There is a new ray of hope for jumbos, courtesy the infra red technique. Electronic solution is in the offing to stop elephant deaths on railway tracks by speeding trains. The pilot project of e-tagging jumbos is being developed jointly by WII and IIT Delhi. The efficacy of the project will be tested in Rajaji National Park in Uttarakhand this month.
The pilot project comes as an outcome of the decision taken in high level meeting between Environment and Railway Ministry in January this year. The meeting had been called after five pachyderms were killed being hit by the speeding Coromandal Express in Odisha on December 30, 2012. Several elephants have been killed on rail tracks in West Bengal too in recent years.
According to AM Singh, Director, Project Elephant under MoEF, the technique is aimed to forewarn the rail driver through infra red signals emitted from the e-collars. He pointed out that the Railway officials have been harping that the drivers need to be informed about 15 minutes in advance on the movement of elephants as superfast speeding trains take some time to slow down.
The movement of electronically tagged elephants would be monitored by wildlife and forest staff who in turn will warn nearest railway control room in time to enable them to avoid accident, he said. Rajaji National Park, being close to Delhi, would be cost effective in terms of expenses and logistics, to try out the project, he added.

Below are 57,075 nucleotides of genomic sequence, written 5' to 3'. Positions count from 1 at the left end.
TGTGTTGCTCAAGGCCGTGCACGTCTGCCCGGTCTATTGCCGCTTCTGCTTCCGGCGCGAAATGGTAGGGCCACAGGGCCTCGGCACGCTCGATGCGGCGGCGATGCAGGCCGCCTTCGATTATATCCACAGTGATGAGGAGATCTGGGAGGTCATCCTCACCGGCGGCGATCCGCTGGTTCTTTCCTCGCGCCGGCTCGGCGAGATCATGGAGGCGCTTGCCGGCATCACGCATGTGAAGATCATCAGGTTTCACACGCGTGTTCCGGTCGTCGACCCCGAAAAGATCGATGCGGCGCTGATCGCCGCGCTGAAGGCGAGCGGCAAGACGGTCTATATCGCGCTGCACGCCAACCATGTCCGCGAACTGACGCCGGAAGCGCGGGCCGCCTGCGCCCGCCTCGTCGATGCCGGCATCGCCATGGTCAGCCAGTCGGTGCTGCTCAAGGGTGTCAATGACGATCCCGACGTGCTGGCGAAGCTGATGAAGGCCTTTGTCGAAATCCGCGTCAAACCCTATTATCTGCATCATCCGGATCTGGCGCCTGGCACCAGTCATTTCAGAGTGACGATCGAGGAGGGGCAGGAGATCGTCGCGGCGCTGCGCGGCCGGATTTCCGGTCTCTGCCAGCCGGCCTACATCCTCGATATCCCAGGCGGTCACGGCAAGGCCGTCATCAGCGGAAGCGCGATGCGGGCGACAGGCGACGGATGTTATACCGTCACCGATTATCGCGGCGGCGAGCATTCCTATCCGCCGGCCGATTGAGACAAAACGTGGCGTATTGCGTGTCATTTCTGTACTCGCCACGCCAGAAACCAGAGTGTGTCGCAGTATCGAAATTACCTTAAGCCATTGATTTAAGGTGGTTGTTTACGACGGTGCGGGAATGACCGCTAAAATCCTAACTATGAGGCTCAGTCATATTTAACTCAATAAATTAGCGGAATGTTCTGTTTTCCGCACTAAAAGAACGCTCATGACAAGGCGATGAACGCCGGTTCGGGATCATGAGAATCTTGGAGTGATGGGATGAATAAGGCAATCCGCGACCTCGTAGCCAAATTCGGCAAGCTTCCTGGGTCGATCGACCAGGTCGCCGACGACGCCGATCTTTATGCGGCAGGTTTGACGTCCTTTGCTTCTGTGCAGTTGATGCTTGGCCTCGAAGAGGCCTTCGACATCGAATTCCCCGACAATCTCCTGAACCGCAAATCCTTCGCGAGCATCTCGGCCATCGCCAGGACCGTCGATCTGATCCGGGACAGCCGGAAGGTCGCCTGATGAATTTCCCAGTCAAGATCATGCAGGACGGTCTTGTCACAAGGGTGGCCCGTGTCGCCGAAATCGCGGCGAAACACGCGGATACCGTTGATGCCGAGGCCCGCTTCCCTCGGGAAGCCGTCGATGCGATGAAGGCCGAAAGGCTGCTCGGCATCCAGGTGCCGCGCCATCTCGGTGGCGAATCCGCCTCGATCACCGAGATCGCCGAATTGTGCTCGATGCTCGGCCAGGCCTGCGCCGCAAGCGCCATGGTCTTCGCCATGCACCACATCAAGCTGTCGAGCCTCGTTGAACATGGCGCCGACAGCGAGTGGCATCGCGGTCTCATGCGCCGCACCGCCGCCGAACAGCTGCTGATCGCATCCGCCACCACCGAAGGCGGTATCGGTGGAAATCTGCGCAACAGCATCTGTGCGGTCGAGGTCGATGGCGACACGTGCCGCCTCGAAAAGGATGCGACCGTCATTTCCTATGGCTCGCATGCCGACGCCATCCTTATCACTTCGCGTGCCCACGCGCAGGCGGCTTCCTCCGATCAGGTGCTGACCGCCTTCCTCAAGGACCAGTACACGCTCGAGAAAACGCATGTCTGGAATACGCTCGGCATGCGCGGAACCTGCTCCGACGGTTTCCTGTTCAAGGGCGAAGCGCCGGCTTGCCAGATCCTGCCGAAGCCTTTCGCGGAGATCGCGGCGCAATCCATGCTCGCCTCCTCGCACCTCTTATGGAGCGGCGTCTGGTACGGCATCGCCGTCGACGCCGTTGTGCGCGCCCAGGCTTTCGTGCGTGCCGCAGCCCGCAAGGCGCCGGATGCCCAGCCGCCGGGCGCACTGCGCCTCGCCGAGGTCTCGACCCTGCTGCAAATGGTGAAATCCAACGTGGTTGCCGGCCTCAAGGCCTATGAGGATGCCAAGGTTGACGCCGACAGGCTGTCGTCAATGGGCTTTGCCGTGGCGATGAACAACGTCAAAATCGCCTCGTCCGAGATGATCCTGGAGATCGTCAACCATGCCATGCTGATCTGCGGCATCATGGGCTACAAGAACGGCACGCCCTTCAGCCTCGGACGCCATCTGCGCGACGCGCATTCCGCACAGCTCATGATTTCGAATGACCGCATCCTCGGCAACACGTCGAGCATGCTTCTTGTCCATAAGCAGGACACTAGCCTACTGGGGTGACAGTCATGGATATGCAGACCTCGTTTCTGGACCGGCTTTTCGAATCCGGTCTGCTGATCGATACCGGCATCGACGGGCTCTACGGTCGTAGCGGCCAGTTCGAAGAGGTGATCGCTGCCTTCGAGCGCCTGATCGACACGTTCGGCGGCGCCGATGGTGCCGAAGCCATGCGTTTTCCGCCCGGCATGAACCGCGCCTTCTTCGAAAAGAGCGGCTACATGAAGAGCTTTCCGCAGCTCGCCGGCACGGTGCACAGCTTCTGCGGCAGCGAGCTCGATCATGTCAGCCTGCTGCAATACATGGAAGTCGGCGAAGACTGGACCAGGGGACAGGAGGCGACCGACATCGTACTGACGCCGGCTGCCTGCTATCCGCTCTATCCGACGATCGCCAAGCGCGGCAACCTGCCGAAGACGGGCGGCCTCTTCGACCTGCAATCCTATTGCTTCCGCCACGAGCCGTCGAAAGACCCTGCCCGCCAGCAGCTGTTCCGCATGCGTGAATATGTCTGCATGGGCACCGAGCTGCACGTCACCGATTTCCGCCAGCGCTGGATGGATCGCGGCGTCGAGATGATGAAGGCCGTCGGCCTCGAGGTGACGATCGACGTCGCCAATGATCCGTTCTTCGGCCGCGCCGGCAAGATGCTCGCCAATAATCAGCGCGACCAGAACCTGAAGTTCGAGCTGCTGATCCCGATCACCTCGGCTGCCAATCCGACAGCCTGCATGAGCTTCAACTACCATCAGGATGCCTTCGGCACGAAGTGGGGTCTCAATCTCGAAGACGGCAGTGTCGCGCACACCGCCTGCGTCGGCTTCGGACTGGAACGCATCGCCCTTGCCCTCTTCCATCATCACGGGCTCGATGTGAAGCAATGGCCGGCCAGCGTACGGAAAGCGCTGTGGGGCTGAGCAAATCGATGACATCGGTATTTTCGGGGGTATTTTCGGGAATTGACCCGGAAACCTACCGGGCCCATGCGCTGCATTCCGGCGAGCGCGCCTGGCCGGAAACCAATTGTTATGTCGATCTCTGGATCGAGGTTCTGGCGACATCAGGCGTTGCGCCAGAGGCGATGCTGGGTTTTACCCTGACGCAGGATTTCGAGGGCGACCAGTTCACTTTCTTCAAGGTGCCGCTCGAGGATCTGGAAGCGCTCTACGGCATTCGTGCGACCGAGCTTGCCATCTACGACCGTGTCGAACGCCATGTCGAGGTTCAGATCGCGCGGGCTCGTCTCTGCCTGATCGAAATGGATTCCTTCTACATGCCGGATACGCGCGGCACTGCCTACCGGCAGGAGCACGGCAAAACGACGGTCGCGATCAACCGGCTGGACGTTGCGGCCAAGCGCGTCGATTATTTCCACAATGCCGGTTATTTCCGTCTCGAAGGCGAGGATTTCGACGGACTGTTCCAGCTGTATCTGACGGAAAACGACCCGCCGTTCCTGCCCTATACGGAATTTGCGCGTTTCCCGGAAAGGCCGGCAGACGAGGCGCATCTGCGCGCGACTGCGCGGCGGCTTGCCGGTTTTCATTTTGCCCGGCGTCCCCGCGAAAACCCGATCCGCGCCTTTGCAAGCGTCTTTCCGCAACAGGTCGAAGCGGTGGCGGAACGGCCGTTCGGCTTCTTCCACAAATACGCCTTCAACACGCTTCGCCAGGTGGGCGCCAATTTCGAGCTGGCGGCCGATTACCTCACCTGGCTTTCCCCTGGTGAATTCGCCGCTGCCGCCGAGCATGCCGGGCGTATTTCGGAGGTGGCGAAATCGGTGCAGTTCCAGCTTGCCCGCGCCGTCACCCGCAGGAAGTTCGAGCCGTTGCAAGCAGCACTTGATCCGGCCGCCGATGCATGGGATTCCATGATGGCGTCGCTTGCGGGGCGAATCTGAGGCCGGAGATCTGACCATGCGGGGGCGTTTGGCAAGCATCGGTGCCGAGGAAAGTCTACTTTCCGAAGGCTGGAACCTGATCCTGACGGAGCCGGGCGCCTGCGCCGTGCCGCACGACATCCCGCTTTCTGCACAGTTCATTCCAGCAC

Later, a list of vulnerable patches for wildlife would be drawn and conveyed to the Railways to enable them to give directions for trains to slow down their speed in these patches in the normal course, he said.
Biswajit Mohanty, Member of National Board For Wildlife (NBWL), pointed out that it is difficult to e-tag each and every elephant that may come near the track. He pointed out that the train that mowed down the elephants in Odisha was moving at a speed of nearly 100 km per hour. The impact of the collision was so severe that a mature foetus was pushed out of the womb of a female elephant. This occurred, despite the fact that the Indian Railways itself has put up at least 10 display boards,
indicating it as elephant corridor. Hence, speed control of trains while moving through such tracks is the only solution, he added.